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Seton Hall University

Last Resort Exoneration Project Wins Appeal  

Leslie Risinger and Michael Risinger

Lesley Risinger '03 and Professor D. Michael Risinger

Seton Hall Law School's Last Resort Exoneration Project, headed by Lesley Risinger '03 and Professor D. Michael Risinger, has won its appeal on the wrongful conviction of two New Jersey men found guilty of a double murder in Camden.

The two men, Kevin Baker and Sean Washington, have served almost 25 years in prison for a crime they have steadfastly maintained they did not commit.

Imprisoned since 1995, Baker and Washington were serving life sentences with no parole eligibility for 60 years.

A three-judge panel of the New Jersey Court of Appeals unanimously decided that the two men be given a new trial, noting in its opinion that "our independent review of the record, in light of the newly discovered evidence, compels us to conclude it would be unjust to allow this verdict to stand." Lesley and Michael Risinger represented Baker on the appeal, and Lawrence Lustberg of Gibbons PC represented Washington. Four New Jersey exonerees were represented as amici by Raymond M. Brown, and the Innocence Project and other innocence organizations were represented by Linda Mehling.

The Last Resort Exoneration Project has been working on this case for the better part of a decade with the help of firearms experts, a forensic pathologists, students and former students.

"This has been a long journey, and we are happy that ultimate exoneration and freedom for these innocent men are finally within sight," said Director Lesley Risinger.

Prosecutors may choose to file a petition for discretionary review with the New Jersey Supreme Court. Otherwise, the State may choose to retry the two men. The court noted, however, that a retrial would prove difficult for the State. The court said:

In reaching our determination today, we are very mindful of the passage of time and the serious proof difficulties the State faces if it chooses to proceed with a new trial. That is an unfortunate practical reality. But it cannot overcome the compelling reasons to grant defendants the relief they deserve.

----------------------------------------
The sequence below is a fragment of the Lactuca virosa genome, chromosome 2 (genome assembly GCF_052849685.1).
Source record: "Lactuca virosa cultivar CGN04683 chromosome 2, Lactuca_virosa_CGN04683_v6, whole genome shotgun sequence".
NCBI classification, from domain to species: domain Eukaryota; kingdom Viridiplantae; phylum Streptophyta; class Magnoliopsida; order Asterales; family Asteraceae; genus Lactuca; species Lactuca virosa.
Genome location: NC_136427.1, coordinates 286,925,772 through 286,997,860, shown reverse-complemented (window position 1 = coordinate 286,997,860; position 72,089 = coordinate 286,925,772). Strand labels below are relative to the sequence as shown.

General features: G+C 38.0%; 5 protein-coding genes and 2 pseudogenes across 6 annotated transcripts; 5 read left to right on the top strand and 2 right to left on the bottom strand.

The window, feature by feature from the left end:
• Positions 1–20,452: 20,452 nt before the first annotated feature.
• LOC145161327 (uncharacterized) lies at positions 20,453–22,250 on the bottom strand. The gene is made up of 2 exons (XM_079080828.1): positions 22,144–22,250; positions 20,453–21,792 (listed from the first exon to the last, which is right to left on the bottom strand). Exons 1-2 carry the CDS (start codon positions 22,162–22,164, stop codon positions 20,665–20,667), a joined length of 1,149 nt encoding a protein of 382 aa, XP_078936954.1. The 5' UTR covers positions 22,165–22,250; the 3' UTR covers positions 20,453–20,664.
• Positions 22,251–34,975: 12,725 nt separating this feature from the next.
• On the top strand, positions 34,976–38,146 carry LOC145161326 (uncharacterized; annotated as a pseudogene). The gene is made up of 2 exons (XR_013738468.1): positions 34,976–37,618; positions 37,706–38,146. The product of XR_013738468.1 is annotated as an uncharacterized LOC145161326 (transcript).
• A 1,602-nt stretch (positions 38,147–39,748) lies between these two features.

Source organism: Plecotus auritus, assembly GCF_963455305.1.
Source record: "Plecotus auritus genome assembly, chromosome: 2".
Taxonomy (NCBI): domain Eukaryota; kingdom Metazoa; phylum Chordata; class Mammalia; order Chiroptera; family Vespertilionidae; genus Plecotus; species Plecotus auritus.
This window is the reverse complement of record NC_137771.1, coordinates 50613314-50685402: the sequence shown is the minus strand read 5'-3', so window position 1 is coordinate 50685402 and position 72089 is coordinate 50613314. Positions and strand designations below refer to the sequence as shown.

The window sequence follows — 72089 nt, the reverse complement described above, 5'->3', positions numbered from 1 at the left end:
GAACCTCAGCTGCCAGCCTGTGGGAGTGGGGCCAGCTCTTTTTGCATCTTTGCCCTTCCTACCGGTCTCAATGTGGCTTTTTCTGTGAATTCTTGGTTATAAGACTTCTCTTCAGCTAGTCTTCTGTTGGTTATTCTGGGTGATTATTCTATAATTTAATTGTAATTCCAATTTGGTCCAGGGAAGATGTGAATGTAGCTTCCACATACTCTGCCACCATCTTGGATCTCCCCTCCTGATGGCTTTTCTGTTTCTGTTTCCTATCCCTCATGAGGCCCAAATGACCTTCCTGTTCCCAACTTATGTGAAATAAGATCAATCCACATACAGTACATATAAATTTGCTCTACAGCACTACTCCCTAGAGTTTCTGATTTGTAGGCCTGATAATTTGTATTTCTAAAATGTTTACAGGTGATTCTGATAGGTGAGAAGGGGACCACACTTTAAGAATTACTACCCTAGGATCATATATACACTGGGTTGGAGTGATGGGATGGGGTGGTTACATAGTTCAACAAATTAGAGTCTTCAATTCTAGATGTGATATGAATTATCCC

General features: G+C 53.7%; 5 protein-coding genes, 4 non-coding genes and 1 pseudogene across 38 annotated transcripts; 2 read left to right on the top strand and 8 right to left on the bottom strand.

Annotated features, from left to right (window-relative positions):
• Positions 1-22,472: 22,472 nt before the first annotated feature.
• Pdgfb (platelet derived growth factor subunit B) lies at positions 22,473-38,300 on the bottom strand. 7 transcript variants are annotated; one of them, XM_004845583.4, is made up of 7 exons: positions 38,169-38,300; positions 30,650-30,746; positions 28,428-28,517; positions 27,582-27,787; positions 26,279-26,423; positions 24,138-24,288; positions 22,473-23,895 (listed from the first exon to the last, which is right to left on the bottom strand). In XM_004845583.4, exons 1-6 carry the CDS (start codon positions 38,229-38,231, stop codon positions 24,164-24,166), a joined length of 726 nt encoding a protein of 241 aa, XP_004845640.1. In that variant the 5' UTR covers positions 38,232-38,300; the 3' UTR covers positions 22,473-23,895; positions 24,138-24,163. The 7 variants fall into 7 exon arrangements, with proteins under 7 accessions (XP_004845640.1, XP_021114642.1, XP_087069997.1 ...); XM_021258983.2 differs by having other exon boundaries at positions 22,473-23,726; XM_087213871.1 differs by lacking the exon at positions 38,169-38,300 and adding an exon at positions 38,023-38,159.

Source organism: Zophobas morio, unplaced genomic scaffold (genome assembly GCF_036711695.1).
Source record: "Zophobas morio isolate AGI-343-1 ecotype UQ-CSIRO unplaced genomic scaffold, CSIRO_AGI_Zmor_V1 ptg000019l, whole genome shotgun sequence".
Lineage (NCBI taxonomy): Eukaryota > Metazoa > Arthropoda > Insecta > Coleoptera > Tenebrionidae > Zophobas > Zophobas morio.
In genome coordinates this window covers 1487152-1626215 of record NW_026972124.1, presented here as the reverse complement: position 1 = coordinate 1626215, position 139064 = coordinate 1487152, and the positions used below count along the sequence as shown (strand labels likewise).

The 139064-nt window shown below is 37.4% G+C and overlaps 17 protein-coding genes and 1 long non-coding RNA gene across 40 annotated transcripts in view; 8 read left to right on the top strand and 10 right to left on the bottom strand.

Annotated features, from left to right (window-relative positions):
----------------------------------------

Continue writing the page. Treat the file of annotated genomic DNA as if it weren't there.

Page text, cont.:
Elaborating on "the serious proof difficulties" the State would face, the court noted that:

Viewing the totality of the evidence, the 'new' evidence – particularly the forensic evidence, in context with the State's weak trial proofs that hinged so vitally upon [a single witness] account – was material and probably would have changed the jury's verdict.

An Associated Press story that ran in newspapers across the country, described the case along with the holes in the State's "one witness case," made clearer by the forensic evidence presented by Lucien C. Haag, who was qualified as an expert in ballistics, firearms identification, wound ballistics, and shooting incident reconstruction, and Dr. Michael Baden, a certified expert in forensic pathology who is well known for his work as the host of HBO's Autopsy and as commentator on forensic issues for Fox News. AP writes:

The pair was convicted of the 1995 murders of two people outside a Camden housing project. The primary witness against them, Denise Rand, was a drug addict who was the only person to observe the shooting but whose testimony was inconsistent. A cousin who said he was with her and told police she couldn't have seen the shootings wasn't called to testify by the defense.

After numerous appeals were rejected, in 2013 two forensic experts testified at a hearing that Rand's account of seeing Baker and Washington run up to the victims, shoot them in the head and run away was wholly inconsistent with one of the victims' wounds. One expert also testified that specialized testing not in common use in 1996 led him to conclude that the bullets had struck the ground and ricocheted before hitting one of the victims.

The shooting as described by Rand "was, in essence, a 'run-by shooting,'" the court wrote. "By contrast, the new forensic evidence shows it likely was an execution-style killing, in which at least one victim was forced to lie on the ground before being shot."

The court noted numerous other facts that supported Washington and Baker's exculpatory accounts, particularly highlighting the distraught 911 call reporting the murders, made by a person identified as Sean Washington, as well as the discovery of a film clip of a TV news show that corroborated the alibi of Kevin Baker.

If prosecutors choose not to proceed with a retrial, Baker and Washington will be set free.

Media Coverage Highlights

Categories: Law

For more information, please contact:

  • Michael Ricciardelli
  • (908) 447-3034
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